Below is an explanation from an RD INDUSTRY TECHNICAL EXPERT on why it is not a good idea to operate multiple RD's simultaneously M3 or any other platform
"All superheterodyne radar detectors use a combination of local oscillators to enable conversion of the radar signals to a lower frequency for processing. These oscillators can combine (mix) in various ways inside the detector to produce signals that are in the same frequency bands as those being detected. Some of the signals track the receiving frequency of the detector offset by the final IF frequency being used. Since the final IF frequency is usually quite low, the "tracking interference" signals appear very close to the instantaneous tuning frequency of the offending detector. Since most all detectors are swept, the up-converted final-LO signals are swept throughout the bands being received. Two identical detectors operating near each other can receive each other's LO mixing products if one detector happens to be tuned to a frequency offset from the other detector by the IF frequency. This circumstance may seem to be very improbable to occur in practice, but it happens quite frequently. Since even two detectors of the same, exact type are rarely identical in sweep rate due to tolerances in manufacturing, there will be a phenomenon where the differences in sweep rate will cause the mixed LO products to "crawl" past the receiving frequency of the other detector over a period of time.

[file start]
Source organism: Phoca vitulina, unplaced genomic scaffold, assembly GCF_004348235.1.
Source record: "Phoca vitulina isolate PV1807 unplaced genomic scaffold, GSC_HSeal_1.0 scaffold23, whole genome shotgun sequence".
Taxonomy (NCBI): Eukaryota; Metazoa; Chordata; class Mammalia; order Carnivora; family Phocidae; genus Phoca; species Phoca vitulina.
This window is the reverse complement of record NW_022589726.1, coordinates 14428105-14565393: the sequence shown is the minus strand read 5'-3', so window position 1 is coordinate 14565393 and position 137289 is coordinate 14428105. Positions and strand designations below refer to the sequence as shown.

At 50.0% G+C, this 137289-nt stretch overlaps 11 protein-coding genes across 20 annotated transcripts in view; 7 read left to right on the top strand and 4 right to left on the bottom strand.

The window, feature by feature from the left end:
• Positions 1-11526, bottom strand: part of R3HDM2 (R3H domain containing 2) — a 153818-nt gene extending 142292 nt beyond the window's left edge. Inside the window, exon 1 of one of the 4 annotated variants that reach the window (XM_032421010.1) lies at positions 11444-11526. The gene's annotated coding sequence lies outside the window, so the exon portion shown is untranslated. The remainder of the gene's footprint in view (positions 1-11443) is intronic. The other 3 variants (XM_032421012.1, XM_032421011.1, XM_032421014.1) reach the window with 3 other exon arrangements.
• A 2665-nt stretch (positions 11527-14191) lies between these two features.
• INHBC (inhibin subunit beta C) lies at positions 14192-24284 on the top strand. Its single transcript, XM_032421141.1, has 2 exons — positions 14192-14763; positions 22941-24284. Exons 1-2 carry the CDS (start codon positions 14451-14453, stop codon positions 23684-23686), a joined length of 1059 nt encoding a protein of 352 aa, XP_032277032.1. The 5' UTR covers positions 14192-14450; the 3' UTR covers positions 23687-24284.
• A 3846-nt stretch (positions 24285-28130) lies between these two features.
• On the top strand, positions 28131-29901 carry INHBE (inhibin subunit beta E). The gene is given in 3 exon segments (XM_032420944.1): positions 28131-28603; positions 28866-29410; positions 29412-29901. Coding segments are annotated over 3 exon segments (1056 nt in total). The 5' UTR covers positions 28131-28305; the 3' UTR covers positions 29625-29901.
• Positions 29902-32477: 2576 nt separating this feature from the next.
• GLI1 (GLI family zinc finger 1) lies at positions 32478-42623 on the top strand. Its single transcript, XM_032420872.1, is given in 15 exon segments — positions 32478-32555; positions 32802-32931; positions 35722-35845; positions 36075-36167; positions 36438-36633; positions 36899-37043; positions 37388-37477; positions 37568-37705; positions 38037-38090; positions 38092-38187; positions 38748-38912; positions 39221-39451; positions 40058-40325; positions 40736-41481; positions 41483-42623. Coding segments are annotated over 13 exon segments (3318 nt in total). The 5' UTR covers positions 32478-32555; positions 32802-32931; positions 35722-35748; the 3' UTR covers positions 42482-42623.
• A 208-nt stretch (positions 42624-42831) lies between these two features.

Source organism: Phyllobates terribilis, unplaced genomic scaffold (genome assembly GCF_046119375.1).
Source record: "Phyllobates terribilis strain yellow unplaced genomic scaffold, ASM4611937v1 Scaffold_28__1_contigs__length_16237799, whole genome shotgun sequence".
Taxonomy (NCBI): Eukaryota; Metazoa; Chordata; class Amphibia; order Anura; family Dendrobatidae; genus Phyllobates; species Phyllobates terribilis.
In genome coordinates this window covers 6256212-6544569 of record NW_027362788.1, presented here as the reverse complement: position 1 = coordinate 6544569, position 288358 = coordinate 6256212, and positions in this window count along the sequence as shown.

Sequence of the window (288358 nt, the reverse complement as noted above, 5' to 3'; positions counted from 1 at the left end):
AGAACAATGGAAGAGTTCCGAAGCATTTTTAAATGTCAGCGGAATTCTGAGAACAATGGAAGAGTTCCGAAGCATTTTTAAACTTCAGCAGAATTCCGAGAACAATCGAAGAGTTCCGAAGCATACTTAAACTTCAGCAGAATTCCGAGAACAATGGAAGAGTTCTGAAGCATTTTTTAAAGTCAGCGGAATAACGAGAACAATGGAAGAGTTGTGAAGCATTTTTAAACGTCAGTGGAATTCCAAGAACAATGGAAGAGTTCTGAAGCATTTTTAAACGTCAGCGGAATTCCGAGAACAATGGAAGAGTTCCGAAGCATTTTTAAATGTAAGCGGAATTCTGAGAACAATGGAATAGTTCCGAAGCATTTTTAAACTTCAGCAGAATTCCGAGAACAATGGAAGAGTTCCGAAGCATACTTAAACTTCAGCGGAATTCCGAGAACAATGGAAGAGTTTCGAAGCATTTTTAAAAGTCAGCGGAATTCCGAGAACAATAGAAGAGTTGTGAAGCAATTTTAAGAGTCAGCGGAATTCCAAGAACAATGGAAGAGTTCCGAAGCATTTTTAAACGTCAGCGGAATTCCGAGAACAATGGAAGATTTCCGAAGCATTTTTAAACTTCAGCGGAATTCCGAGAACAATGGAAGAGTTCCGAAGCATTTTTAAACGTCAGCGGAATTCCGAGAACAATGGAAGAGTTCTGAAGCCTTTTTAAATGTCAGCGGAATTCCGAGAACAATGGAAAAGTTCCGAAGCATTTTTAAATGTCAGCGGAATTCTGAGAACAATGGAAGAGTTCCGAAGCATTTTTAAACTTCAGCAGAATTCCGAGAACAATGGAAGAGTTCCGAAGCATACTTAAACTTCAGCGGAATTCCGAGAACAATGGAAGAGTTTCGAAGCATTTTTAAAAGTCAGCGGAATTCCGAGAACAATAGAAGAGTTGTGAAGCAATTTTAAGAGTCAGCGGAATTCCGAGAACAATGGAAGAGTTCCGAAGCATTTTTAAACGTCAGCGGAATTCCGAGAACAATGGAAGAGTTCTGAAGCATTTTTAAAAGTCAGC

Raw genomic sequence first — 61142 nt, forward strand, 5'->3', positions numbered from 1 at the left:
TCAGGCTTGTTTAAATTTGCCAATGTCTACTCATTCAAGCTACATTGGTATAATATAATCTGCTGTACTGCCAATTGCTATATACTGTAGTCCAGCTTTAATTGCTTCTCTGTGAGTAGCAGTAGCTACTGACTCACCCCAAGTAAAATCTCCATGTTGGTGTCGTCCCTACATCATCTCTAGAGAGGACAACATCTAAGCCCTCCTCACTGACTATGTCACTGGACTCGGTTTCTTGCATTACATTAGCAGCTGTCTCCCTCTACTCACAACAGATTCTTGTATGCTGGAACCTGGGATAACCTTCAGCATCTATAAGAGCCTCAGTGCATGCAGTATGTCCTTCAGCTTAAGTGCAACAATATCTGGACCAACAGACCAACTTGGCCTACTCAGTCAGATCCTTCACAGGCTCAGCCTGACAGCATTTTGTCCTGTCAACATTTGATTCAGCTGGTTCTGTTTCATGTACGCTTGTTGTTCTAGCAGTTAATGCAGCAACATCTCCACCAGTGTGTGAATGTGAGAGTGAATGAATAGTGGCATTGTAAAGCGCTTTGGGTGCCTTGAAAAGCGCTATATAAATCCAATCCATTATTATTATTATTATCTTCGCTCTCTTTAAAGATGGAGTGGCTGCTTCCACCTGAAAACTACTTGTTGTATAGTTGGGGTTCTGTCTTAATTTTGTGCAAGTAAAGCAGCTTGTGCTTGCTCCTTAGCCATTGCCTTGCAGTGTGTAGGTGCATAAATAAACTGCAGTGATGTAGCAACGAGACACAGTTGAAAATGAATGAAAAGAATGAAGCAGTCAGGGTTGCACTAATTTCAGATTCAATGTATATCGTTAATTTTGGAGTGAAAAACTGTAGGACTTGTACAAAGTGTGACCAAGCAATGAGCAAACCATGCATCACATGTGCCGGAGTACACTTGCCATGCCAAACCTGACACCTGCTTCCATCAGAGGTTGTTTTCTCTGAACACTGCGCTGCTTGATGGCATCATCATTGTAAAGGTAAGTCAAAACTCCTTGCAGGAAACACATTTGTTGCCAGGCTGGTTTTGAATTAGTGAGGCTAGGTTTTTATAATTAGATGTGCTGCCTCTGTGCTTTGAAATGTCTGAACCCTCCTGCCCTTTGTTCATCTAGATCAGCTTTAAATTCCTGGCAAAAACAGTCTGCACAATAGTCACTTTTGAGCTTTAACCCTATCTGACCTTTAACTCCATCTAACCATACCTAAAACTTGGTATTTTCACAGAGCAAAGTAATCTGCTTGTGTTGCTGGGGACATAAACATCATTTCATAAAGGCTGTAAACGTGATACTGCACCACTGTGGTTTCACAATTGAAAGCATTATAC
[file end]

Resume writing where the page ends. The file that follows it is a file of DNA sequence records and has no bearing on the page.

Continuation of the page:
I first observed the process described above when simultaneously testing two original Escort detectors in the late 1970's. The sweep rates were controlled in each Escort by quartz watch crystals which provided nearly identical sweep rates. Every few minutes, one of the Escorts would begin to alert while the other would be silent. Then, the alert would pass and the other Escort would begin to alert. A few seconds later both detectors would be silent. This cycle would repeat a few minutes later. The interval between disturbances would be longer if the sweep rates were closer to identical. One can think of the process as a beat note between two musical instruments tuned to nearly the same note. In perfect tune, the beat note disappears.
Of course, if the detectors are of different types, the beat notes between sweep rates will be very rapid and continuous interference is quite evident. It's only two detectors with nearly identical sweep rates that produce this minute-to-minute style of intermittent interference."